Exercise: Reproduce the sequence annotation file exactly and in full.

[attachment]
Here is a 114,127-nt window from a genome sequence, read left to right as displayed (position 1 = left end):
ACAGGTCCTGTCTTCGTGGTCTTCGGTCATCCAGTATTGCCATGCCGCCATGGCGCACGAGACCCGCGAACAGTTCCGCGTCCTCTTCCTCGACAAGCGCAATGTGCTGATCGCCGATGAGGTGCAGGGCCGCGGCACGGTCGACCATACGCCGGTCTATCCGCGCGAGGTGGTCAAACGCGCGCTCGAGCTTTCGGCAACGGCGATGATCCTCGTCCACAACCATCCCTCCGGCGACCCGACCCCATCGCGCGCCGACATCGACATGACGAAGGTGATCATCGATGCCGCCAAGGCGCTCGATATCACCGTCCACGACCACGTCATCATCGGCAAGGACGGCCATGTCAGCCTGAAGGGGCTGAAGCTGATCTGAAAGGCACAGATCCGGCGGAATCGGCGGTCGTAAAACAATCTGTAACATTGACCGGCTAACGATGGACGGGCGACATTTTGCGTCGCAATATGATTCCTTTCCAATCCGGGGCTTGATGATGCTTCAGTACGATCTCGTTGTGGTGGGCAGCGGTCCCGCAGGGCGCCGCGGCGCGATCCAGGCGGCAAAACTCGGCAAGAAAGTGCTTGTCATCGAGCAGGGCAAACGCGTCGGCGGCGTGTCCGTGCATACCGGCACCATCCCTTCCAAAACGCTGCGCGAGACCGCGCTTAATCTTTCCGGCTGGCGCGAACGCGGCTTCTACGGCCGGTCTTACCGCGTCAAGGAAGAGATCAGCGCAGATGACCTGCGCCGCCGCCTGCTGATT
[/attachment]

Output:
Here is a 114,127-nt window from a genome sequence, read left to right as displayed (position 1 = left end):
ACAGGTCCTGTCTTCGTGGTCTTCGGTCATCCAGTATTGCCATGCCGCCATGGCGCACGAGACCCGCGAACAGTTCCGCGTCCTCTTCCTCGACAAGCGCAATGTGCTGATCGCCGATGAGGTGCAGGGCCGCGGCACGGTCGACCATACGCCGGTCTATCCGCGCGAGGTGGTCAAACGCGCGCTCGAGCTTTCGGCAACGGCGATGATCCTCGTCCACAACCATCCCTCCGGCGACCCGACCCCATCGCGCGCCGACATCGACATGACGAAGGTGATCATCGATGCCGCCAAGGCGCTCGATATCACCGTCCACGACCACGTCATCATCGGCAAGGACGGCCATGTCAGCCTGAAGGGGCTGAAGCTGATCTGAAAGGCACAGATCCGGCGGAATCGGCGGTCGTAAAACAATCTGTAACATTGACCGGCTAACGATGGACGGGCGACATTTTGCGTCGCAATATGATTCCTTTCCAATCCGGGGCTTGATGATGCTTCAGTACGATCTCGTTGTGGTGGGCAGCGGTCCCGCAGGGCGCCGCGGCGCGATCCAGGCGGCAAAACTCGGCAAGAAAGTGCTTGTCATCGAGCAGGGCAAACGCGTCGGCGGCGTGTCCGTGCATACCGGCACCATCCCTTCCAAAACGCTGCGCGAGACCGCGCTTAATCTTTCCGGCTGGCGCGAACGCGGCTTCTACGGCCGGTCTTACCGCGTCAAGGAAGAGATCAGCGCAGATGACCTGCGCCGCCGCCTGCTGATT